The Difference Between Blackberries and Marionberries

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When it comes to different types of berries, some people don't discriminate. They'll eat their fill of whatever strawberry, raspberry, blueberry or blackberry is sitting in front of them. But some berry connoisseurs are a little more discerning and can spot the difference between a marionberry (​Rubus​ x 'Marion,' USDA zones 7-9) and a common blackberry (​Rubus​ spp.) from a mile away.


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Whether you're not picky about your berries or you eagerly await marionberry season every year, learning more about the differences between the two can help you have some delicious berries in your future.

Marionberry History

The marionberry isn't entirely different from a common blackberry, which is also sometimes referred to as an Allegheny blackberry. Allegheny blackberries are the ones you'll find most commonly in stores, at your local farmers markets or growing in brambles all over North America. They're known for their dark blue or sometimes violet-like color.


Marionberries (which are sometimes also referred to as a marion berry or the marion blackberry) belong to the same family as the Allegheny blackberry. But while common blackberries are native to the North American continent, marionberries are a hybrid product. In 1948, a scientist at a breeding partnership between the University of Oregon and the U.S. Department of Agriculture worked to create a hybrid of two different blackberry hybrids, the Olallieberry and Chehalem blackberries.


The result was the marionberry, named for its inception in Marion County, Oregon. Since its 1956 debut into the Oregon market, it has become one of the most beloved types of blackberry hybrids available.

Differences Between Common Blackberries And Marionberries

To the naked eye, the marionberry and blackberry seem relatively similar. They do contain mostly the same nutritional value – both types of blackberries are rich with antioxidants, vitamin A, vitamin C and fiber. Berry lovers understand there are several differences between the two, however.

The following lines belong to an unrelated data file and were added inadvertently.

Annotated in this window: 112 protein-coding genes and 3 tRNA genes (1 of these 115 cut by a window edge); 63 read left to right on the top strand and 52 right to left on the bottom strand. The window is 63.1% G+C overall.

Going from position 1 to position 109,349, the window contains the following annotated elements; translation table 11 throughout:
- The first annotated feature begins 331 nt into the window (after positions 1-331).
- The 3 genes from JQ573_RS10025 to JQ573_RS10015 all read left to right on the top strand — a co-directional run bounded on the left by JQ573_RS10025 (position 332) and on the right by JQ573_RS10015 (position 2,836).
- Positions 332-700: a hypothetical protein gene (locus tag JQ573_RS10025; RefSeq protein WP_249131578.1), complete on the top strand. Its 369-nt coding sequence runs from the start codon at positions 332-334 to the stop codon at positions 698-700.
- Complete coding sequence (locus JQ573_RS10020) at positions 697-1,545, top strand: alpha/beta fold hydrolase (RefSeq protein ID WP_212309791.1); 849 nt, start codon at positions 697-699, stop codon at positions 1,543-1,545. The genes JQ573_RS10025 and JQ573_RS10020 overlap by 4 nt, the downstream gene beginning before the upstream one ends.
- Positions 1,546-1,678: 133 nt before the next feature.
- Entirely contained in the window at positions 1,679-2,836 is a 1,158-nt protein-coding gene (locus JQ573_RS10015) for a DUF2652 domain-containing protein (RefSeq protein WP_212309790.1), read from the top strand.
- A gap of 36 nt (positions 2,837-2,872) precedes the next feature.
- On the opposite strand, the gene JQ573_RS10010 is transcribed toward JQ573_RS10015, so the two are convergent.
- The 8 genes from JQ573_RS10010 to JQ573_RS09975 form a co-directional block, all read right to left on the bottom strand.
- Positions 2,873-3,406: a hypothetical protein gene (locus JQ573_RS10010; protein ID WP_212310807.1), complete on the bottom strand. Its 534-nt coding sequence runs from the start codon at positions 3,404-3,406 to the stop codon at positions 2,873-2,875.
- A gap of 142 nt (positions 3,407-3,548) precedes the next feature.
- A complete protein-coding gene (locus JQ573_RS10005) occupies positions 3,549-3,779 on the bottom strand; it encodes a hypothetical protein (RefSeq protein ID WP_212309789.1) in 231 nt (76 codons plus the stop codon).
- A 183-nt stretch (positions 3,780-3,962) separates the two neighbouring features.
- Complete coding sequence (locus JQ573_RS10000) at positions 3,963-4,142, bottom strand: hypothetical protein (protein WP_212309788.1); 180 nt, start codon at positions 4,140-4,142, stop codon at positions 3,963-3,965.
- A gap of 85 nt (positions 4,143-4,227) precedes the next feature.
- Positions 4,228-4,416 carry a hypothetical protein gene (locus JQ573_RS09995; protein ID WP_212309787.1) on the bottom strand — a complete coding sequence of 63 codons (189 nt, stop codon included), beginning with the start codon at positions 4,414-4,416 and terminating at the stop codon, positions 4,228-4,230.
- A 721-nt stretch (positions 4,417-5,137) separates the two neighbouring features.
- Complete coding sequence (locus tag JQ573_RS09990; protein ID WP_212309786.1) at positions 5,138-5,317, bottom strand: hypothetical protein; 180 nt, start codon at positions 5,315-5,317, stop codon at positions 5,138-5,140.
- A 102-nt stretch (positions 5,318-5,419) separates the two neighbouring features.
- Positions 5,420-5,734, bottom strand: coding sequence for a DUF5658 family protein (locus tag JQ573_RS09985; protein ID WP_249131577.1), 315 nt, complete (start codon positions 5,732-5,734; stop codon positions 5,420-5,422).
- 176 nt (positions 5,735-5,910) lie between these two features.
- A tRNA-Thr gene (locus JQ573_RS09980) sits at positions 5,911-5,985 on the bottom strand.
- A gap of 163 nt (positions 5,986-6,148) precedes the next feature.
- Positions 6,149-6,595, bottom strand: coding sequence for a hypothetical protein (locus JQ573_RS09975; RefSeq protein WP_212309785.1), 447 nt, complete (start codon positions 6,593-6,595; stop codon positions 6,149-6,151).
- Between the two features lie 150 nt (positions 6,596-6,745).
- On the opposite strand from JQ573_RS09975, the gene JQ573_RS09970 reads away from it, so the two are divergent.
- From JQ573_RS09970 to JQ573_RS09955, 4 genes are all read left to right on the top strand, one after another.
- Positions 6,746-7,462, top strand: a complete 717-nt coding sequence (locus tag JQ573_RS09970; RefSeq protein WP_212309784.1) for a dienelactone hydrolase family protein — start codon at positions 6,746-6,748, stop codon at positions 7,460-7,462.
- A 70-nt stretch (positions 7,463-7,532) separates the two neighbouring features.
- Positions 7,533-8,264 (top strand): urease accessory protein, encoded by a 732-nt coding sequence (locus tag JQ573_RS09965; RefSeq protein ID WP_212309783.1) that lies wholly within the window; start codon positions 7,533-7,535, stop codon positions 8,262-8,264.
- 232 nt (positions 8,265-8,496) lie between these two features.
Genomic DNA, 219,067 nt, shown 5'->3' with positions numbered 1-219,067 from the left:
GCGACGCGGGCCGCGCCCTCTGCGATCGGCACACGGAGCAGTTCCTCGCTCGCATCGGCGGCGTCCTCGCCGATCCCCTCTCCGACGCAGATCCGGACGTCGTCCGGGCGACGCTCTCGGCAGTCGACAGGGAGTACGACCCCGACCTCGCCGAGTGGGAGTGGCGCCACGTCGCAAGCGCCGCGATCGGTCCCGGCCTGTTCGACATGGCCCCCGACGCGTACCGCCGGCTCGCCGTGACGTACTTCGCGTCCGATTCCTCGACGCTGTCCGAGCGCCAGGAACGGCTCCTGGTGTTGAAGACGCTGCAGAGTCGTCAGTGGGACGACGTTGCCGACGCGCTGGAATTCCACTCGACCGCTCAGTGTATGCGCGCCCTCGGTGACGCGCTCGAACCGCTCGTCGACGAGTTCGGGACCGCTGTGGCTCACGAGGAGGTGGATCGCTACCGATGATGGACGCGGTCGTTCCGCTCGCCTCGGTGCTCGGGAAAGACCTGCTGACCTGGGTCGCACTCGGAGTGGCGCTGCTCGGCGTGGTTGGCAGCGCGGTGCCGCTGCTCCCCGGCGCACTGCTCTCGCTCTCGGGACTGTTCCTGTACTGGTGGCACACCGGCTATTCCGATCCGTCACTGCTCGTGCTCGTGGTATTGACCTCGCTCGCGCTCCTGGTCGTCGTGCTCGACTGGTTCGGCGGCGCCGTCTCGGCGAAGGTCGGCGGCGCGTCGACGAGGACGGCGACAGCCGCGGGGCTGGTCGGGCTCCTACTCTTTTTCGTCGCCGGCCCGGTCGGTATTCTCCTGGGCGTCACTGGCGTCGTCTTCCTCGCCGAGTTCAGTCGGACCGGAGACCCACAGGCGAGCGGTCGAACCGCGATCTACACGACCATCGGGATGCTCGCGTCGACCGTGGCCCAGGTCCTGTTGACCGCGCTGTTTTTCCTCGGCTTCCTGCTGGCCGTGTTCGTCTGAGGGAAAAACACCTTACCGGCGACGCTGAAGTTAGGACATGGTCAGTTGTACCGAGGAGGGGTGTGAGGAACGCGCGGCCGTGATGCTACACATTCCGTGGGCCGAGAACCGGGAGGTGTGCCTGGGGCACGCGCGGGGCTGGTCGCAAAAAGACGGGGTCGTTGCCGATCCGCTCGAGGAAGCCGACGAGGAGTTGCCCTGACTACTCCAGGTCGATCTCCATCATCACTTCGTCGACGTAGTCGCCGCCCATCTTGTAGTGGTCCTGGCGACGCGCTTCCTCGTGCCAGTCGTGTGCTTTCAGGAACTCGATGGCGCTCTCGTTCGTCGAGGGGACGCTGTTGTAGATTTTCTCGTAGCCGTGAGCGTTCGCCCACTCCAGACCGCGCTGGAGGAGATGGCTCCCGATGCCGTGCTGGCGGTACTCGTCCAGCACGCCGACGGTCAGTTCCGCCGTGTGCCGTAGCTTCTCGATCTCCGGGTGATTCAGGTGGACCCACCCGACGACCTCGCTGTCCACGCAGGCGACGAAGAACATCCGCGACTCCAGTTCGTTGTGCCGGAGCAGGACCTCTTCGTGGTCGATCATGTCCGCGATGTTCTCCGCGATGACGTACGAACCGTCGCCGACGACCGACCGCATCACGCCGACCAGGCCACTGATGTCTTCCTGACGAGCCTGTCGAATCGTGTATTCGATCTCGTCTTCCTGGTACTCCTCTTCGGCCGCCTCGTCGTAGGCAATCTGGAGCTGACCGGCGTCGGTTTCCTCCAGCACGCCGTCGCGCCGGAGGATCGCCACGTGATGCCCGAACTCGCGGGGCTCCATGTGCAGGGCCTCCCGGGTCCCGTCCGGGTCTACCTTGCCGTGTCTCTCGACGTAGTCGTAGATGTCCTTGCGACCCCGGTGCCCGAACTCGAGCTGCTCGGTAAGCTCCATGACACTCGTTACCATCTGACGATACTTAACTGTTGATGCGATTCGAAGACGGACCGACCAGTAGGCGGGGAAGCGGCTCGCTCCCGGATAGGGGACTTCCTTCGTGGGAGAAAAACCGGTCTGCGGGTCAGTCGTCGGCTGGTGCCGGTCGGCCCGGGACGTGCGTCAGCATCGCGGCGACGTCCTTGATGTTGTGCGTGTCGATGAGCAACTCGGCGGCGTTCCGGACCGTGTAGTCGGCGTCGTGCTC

For one, the colors between the two berries are slightly different. When marionberries are unripe, they're often the same shade of red as the common blackberry. But when it ripens, it often turns a deeper shade of violet or purple than the Allegheny. Marionberries are also often a little bigger than common blackberries and shaped more conically.


Additionally, there's a subtle difference in taste. Marionberries are known for having sweeter, juicier and earthier flavors than the common blackberry. That complex mix of sugary earthiness has won it comparisons to the popular Cabernet grapes, which make Cabernet wines. That earthiness also makes them more popular than common blackberries for uses in savory recipes, such as being made part of a glaze to top succulent meat like duck or to balance out the heat of spicy pepper jelly.


Allegheny blackberries often pack a much more tart punch. It's purely up to people's personal taste as to which one they prefer, but the marionberry's complex flavor has drawn many admirers across the United States.

Where to Find Marionberries

Common blackberries are a much-loved berry. In addition to just being a great snack, people love using them as ingredients in dishes including pastries, marinades, glazes, summer salads, wine and jams. Marionberries are used in all the same types of recipes, but they're much harder to find than common blackberries in most parts of the country.

If you're in Oregon during the late-summer marionberry season, you're in luck. The majority of marionberries wind up staying in Oregon, where the bulk of each year's crop is still grown in or near Marion County. If you're in a different part of the United States and still want to get your hands on some marionberries, talk to your local grocers or farmers markets and see if they're able to order some for you.